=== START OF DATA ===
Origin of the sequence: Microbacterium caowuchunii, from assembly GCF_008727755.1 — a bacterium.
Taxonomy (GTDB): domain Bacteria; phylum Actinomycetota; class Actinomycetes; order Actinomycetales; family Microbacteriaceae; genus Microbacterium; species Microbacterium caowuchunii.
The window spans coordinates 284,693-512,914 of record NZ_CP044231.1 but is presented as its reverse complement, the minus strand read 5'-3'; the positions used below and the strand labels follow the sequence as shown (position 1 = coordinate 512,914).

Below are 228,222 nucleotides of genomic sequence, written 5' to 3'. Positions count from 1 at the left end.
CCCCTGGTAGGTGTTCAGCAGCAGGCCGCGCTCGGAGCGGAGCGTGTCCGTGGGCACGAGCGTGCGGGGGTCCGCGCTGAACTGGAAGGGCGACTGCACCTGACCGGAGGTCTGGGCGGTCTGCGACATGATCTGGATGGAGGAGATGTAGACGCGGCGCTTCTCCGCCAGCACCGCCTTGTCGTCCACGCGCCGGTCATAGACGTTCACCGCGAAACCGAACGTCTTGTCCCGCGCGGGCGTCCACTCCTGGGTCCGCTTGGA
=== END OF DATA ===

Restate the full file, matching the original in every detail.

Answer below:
Origin of the sequence: Microbacterium caowuchunii, from assembly GCF_008727755.1 — a bacterium.
Taxonomy (GTDB): domain Bacteria; phylum Actinomycetota; class Actinomycetes; order Actinomycetales; family Microbacteriaceae; genus Microbacterium; species Microbacterium caowuchunii.
The window spans coordinates 284,693-512,914 of record NZ_CP044231.1 but is presented as its reverse complement, the minus strand read 5'-3'; the positions used below and the strand labels follow the sequence as shown (position 1 = coordinate 512,914).

Below are 228,222 nucleotides of genomic sequence, written 5' to 3'. Positions count from 1 at the left end.
CCCCTGGTAGGTGTTCAGCAGCAGGCCGCGCTCGGAGCGGAGCGTGTCCGTGGGCACGAGCGTGCGGGGGTCCGCGCTGAACTGGAAGGGCGACTGCACCTGACCGGAGGTCTGGGCGGTCTGCGACATGATCTGGATGGAGGAGATGTAGACGCGGCGCTTCTCCGCCAGCACCGCCTTGTCGTCCACGCGCCGGTCATAGACGTTCACCGCGAAACCGAACGTCTTGTCCCGCGCGGGCGTCCACTCCTGGGTCCGCTTGGA